Affectionately referred to as our national pastime, baseball has been a cornerstone of American identity since the creation of semipro and professional clubs in the middle of the nineteenth century. The sport, at its purest and most simplistic form, ignores cultural and generational differences and unifies fans via competition.

This article explores the role of baseball as it relates to national healing following the attacks of 9/11. The article examines how baseball became an outlet for social mourning and specifically looks at how the sport fostered American patriotism post 9/11. This article also examines the overall role of baseball and sports journalism as an influencer of American thought in times of national crisis.

The notion that baseball can act as a morale booster in times of national crisis dates back to the start of the Second World War. Embroiled in a global conflict with more than 500 major league players enlisting in the armed forces, commissioner Kenesaw Mountain Landis questioned the importance of the sport and sought the advice of President Franklin D. Roosevelt in moving forward with the 1942 season.

“I honestly feel that it would be best for the country to keep baseball going,” wrote Roosevelt. “There will be fewer people unemployed and everybody will work longer hours and harder than ever before. That means that they ought to have a chance for recreation and for taking their minds off their work even more than before.”

Roosevelt’s full response to Landis, known as the “green-light letter,” is arguably the most pivotal presidential declaration in the history of sports.

“Baseball provides a recreation which does not last over two hours or two hours and a half, and which can be got for very little cost,” noted Roosevelt.

The Sporting News, following Roosevelt’s response, conducted dozens of interviews with service members to gauge their opinion on baseball’s purpose during the War. The majority sided with Roosevelt’s suggestion that the ’42 season go on as planned.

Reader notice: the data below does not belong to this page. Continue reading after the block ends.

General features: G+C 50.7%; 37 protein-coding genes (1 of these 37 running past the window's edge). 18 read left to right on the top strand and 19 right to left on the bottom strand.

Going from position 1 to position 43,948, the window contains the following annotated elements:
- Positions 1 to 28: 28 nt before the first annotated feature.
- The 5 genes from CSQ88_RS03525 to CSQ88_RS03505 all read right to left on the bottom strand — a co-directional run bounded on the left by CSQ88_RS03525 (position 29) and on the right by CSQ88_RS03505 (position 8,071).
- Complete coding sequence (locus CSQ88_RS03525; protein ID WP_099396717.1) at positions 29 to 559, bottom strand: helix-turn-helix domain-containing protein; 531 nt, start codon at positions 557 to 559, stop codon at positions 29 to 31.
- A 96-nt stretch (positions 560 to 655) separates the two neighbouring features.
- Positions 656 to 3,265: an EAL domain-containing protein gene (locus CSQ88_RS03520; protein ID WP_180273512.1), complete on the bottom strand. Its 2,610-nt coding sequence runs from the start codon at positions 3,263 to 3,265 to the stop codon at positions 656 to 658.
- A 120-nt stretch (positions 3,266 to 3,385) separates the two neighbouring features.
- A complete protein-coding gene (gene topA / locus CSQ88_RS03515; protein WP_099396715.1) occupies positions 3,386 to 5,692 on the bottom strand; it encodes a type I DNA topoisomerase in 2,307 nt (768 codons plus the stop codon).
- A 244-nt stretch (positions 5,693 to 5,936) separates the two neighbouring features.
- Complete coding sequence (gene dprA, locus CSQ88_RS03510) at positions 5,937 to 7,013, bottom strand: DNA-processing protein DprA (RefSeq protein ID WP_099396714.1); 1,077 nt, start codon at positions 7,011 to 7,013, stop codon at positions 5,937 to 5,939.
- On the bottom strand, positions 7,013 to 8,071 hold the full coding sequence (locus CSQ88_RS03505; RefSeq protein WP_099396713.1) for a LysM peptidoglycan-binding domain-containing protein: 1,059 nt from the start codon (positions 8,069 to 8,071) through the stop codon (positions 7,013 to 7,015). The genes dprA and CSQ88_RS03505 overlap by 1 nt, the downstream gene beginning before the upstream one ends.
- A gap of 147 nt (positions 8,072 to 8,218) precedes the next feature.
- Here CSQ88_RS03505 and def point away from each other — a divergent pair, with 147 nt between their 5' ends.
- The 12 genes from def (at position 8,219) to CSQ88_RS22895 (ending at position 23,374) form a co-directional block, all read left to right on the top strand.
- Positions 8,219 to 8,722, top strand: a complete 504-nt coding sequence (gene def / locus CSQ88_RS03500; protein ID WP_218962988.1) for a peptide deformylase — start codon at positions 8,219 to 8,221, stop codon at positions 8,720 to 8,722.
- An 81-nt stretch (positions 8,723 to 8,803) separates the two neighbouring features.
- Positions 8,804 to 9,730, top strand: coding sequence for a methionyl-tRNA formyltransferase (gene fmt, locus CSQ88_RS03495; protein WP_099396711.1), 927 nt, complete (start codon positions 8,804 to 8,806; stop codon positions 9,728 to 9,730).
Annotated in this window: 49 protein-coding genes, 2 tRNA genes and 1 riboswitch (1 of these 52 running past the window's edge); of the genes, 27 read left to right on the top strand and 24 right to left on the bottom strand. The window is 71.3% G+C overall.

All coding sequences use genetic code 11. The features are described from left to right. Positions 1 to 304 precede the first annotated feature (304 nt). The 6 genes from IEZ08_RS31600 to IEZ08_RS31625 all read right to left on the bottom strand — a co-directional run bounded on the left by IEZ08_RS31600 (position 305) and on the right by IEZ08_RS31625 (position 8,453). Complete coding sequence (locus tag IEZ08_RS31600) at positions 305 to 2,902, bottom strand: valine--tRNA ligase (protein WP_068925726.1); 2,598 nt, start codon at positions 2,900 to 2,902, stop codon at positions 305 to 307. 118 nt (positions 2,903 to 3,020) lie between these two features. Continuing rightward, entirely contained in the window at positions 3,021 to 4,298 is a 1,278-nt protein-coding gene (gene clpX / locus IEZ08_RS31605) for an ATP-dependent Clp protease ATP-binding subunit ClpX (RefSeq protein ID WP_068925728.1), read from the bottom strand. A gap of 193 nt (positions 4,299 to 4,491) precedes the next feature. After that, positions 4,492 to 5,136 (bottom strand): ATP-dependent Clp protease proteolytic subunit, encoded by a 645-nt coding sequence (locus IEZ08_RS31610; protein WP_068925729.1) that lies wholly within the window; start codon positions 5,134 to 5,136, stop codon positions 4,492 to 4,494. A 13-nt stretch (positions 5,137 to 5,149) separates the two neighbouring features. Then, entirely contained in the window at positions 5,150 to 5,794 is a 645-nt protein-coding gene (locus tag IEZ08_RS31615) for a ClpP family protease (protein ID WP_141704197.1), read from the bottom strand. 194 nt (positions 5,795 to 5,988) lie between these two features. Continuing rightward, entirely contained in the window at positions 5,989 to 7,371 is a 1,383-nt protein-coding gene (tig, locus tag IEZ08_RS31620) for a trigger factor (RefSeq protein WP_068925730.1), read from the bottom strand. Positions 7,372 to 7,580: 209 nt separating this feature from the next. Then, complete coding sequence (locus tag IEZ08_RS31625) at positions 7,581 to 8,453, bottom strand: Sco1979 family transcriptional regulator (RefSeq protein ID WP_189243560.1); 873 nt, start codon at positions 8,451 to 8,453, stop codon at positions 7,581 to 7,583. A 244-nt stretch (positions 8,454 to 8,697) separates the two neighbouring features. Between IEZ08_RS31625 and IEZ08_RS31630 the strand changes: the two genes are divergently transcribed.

“Baseball is part of the American way of life,” wrote Private John E. Stevenson of Fort Dix, New Jersey. “Remove it and you remove something from the lives of American citizens, soldiers, and sailors.”

“For the morale of the solider and the morale of America itself, ‘keep ‘em playing’,” said Private Clifford P. Mansfield of Fort Knox, Kentucky.

For many Americans, life came to a standstill immediately following the attacks of 9/11. Shock and sadness settled in, followed by anger and resentment. News coverage of the attacks and the aftermath saturated the media landscape. Major League Baseball, along with several other professional sports leagues, halted its schedule and questioned its ultimate triviality.

Commissioner Bud Selig debated baseball’s appropriate date of return and consulted with political officials, including President George W. Bush. He wondered how baseball, a simplistic sport meant primarily for leisure and entertainment, could counteract the sadness and fear of millions of Americans.

The Major League Baseball schedule resumed on Sept. 17 but the game itself was secondary, rightfully trumped by acts of remembrance and patriotism. The six ballparks that hosted contests across the country that night provided a much-needed place for people to assemble and mourn.

According to the social and organic solidarity theories of renowned sociologist Emile Durkheim, the assemblies played a cathartic role in the healing process because oneness (unity) trumped individuality. Patriotism was at a generational high immediately following the attacks. People put political affiliations aside and instead felt an urgency to rally together to demonstrate nationalism and support. This sense of commonality and oneness provided an outlet for healing.